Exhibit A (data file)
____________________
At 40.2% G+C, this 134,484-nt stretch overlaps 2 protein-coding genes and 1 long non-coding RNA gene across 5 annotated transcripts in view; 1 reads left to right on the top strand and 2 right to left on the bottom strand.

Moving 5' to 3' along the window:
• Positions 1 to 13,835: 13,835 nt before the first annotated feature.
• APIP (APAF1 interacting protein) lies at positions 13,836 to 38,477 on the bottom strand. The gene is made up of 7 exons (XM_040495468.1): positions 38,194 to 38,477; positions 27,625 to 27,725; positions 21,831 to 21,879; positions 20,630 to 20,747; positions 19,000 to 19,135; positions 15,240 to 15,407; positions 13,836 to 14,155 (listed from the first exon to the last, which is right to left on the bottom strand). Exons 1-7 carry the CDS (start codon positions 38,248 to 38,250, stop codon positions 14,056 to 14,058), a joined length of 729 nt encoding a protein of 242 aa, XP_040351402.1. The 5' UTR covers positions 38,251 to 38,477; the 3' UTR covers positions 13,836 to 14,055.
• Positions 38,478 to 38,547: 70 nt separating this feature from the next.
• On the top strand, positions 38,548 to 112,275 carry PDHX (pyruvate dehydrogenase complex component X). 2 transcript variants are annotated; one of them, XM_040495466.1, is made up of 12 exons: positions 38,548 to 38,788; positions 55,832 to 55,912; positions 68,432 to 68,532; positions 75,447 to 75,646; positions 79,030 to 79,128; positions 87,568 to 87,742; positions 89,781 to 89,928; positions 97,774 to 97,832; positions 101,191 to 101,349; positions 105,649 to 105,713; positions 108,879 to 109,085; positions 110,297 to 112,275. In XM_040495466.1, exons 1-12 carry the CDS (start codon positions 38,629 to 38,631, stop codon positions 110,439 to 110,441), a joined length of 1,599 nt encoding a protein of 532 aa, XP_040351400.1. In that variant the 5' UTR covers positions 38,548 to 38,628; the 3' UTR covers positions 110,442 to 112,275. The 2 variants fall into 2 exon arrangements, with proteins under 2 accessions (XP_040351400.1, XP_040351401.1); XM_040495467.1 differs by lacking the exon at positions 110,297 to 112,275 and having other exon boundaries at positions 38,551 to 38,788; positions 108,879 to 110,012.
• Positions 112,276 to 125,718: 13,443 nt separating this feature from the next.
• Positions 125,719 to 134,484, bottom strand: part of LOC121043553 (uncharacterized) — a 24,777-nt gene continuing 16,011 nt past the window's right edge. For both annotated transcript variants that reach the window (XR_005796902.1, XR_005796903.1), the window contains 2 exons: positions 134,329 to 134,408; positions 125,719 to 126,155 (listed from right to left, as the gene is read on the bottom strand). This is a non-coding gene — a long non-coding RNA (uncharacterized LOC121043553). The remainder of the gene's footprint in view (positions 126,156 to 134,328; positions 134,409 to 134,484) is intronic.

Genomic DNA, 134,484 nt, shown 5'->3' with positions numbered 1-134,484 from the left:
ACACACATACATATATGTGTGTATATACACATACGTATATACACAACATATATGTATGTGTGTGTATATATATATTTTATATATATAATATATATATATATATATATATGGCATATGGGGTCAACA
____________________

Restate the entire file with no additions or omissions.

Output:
At 40.2% G+C, this 134,484-nt stretch overlaps 2 protein-coding genes and 1 long non-coding RNA gene across 5 annotated transcripts in view; 1 reads left to right on the top strand and 2 right to left on the bottom strand.

Moving 5' to 3' along the window:
• Positions 1 to 13,835: 13,835 nt before the first annotated feature.
• APIP (APAF1 interacting protein) lies at positions 13,836 to 38,477 on the bottom strand. The gene is made up of 7 exons (XM_040495468.1): positions 38,194 to 38,477; positions 27,625 to 27,725; positions 21,831 to 21,879; positions 20,630 to 20,747; positions 19,000 to 19,135; positions 15,240 to 15,407; positions 13,836 to 14,155 (listed from the first exon to the last, which is right to left on the bottom strand). Exons 1-7 carry the CDS (start codon positions 38,248 to 38,250, stop codon positions 14,056 to 14,058), a joined length of 729 nt encoding a protein of 242 aa, XP_040351402.1. The 5' UTR covers positions 38,251 to 38,477; the 3' UTR covers positions 13,836 to 14,055.
• Positions 38,478 to 38,547: 70 nt separating this feature from the next.
• On the top strand, positions 38,548 to 112,275 carry PDHX (pyruvate dehydrogenase complex component X). 2 transcript variants are annotated; one of them, XM_040495466.1, is made up of 12 exons: positions 38,548 to 38,788; positions 55,832 to 55,912; positions 68,432 to 68,532; positions 75,447 to 75,646; positions 79,030 to 79,128; positions 87,568 to 87,742; positions 89,781 to 89,928; positions 97,774 to 97,832; positions 101,191 to 101,349; positions 105,649 to 105,713; positions 108,879 to 109,085; positions 110,297 to 112,275. In XM_040495466.1, exons 1-12 carry the CDS (start codon positions 38,629 to 38,631, stop codon positions 110,439 to 110,441), a joined length of 1,599 nt encoding a protein of 532 aa, XP_040351400.1. In that variant the 5' UTR covers positions 38,548 to 38,628; the 3' UTR covers positions 110,442 to 112,275. The 2 variants fall into 2 exon arrangements, with proteins under 2 accessions (XP_040351400.1, XP_040351401.1); XM_040495467.1 differs by lacking the exon at positions 110,297 to 112,275 and having other exon boundaries at positions 38,551 to 38,788; positions 108,879 to 110,012.
• Positions 112,276 to 125,718: 13,443 nt separating this feature from the next.
• Positions 125,719 to 134,484, bottom strand: part of LOC121043553 (uncharacterized) — a 24,777-nt gene continuing 16,011 nt past the window's right edge. For both annotated transcript variants that reach the window (XR_005796902.1, XR_005796903.1), the window contains 2 exons: positions 134,329 to 134,408; positions 125,719 to 126,155 (listed from right to left, as the gene is read on the bottom strand). This is a non-coding gene — a long non-coding RNA (uncharacterized LOC121043553). The remainder of the gene's footprint in view (positions 126,156 to 134,328; positions 134,409 to 134,484) is intronic.

Genomic DNA, 134,484 nt, shown 5'->3' with positions numbered 1-134,484 from the left:
ACACACATACATATATGTGTGTATATACACATACGTATATACACAACATATATGTATGTGTGTGTATATATATATTTTATATATATAATATATATATATATATATATATGGCATATGGGGTCAACA